Native American Code Talkers

Laura mentioned the Navajo Code Talkers in World War II and that recognition for their help in winning the war was a long time coming. Since their recognition, public interest in these code talker-heroes has been high. But did you know that Veterans from many different tribes served as code talkers? 

According to the Code Talkers Recognition Act, the first reported use of code talkers was on October 17, 1918, during World War I when the Choctaw helped defeat German forces in Europe. On December 7, 1941, the U.S. Army called on the Comanche to develop a code based on their language. During World War II, all of these tribes contributed to the Allied efforts through the use of their Native tongues:  Assiniboine, Cherokee, Cheyenne, Chippewa/Oneida, Choctaw, Comanche, Cree, Crow, Hopi, Kiowa, Menominee, Meskwaki, Mississauga, Muscogee, Navajo, Osage, Pawnee, Sac and Fox, Seminole, and Sioux.

Clarence Wolf Guts was one of 11 Sioux code talkers from South Dakota. Originally from the Pine Ridge Reservation, he served in the U.S. Army and helped develop a phonetic alphabet based on Lakota that was later used to develop a Lakota code. Reportedly, when the World Trade Towers fell on September 11, 2001, Clarence asked his son to call the DoD to see if the United States needed his code talking abilities to find Osama Bin Laden. Then in his 70s, Clarence “was still being patriotic.”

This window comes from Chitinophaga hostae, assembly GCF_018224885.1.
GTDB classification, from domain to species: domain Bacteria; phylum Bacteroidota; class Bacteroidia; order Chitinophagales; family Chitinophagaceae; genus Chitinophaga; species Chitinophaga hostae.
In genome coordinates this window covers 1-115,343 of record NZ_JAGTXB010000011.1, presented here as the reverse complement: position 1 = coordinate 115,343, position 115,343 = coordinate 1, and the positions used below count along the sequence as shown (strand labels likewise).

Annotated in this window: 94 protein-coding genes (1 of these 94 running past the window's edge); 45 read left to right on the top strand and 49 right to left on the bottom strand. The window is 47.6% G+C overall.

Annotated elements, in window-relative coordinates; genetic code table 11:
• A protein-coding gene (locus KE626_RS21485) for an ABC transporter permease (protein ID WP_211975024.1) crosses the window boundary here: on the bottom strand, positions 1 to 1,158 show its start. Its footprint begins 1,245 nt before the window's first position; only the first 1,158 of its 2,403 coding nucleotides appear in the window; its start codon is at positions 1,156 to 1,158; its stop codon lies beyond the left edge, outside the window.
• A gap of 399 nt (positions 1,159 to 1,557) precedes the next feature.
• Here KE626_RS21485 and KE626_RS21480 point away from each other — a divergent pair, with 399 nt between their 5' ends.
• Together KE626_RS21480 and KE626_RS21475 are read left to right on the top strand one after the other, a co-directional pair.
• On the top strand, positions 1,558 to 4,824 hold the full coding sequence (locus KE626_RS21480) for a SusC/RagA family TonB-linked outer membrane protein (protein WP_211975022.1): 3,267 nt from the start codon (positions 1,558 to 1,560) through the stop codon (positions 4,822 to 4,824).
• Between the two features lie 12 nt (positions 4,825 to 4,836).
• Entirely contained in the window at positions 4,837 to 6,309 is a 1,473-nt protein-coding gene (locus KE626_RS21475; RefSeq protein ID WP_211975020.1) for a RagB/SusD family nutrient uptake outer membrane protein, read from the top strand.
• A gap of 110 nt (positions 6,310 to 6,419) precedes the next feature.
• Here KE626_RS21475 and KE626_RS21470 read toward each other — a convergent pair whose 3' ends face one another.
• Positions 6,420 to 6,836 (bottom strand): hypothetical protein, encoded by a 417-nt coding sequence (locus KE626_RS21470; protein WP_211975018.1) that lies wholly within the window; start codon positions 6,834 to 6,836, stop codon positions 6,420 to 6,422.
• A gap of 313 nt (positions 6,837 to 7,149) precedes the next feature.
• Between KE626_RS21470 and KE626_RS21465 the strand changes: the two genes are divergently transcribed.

Just recently, the Arizona state legislature also recognized the Hopi code talkers. The families of the 10 Hopi code talkers were recognized and honored for their service during World War II in the U.S. Army and the U.S. Air Corps. Like many tribes, the Hopi have served in World War II, the Korean Conflict, the Vietnam War, and the war in Iraq.

This news interview with U.S. Marine Joe Vandever, Sr., a Navajo code talker, illustrates how the Navajo language was applied to create an unbreakable code, and how Joe helped deliver the code from 3 battleships. This video is one of many on YouTube honoring the Navajo code talkers.

We appreciate the honor with which Native American veterans serve this country. The code talker success is yet one more mark of the ingenuity and resilience that has characterized the tribes for centuries.

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  1. Posted January 21, 2013 at 7:36 pm | Permalink

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  5. Posted August 30, 2013 at 11:24 am | Permalink

    It was really good to read about that. Well, I appreciate that you spent some of your time for readers. Thank you

  6. Posted November 9, 2014 at 7:46 pm | Permalink

    So much more of how so many Native folks played such a big role in helping to win world war 2 should be taught in all of our schools. Unfortunately it's not so many of our Native heroes will forever be forgotten. Beyond ashame!

  7. Posted January 1, 2015 at 11:10 am | Permalink

    Very nice article, just what I wanted to find.

  8. Posted June 24, 2016 at 10:24 pm | Permalink

    Thank you, Mr. Wolf Guts for service and courage.

  9. Posted January 15, 2019 at 1:29 pm | Permalink

    Actual “Code Talking” should be more rigidly defined. The Native American heroes who have served in all conflicts should be greatly honored, but, not all of them used an actual coded system. It dishonors all to misrepresent the efforts of those warriors. –SSG C.L. “Kit” Carson; USMC/USA Ret.

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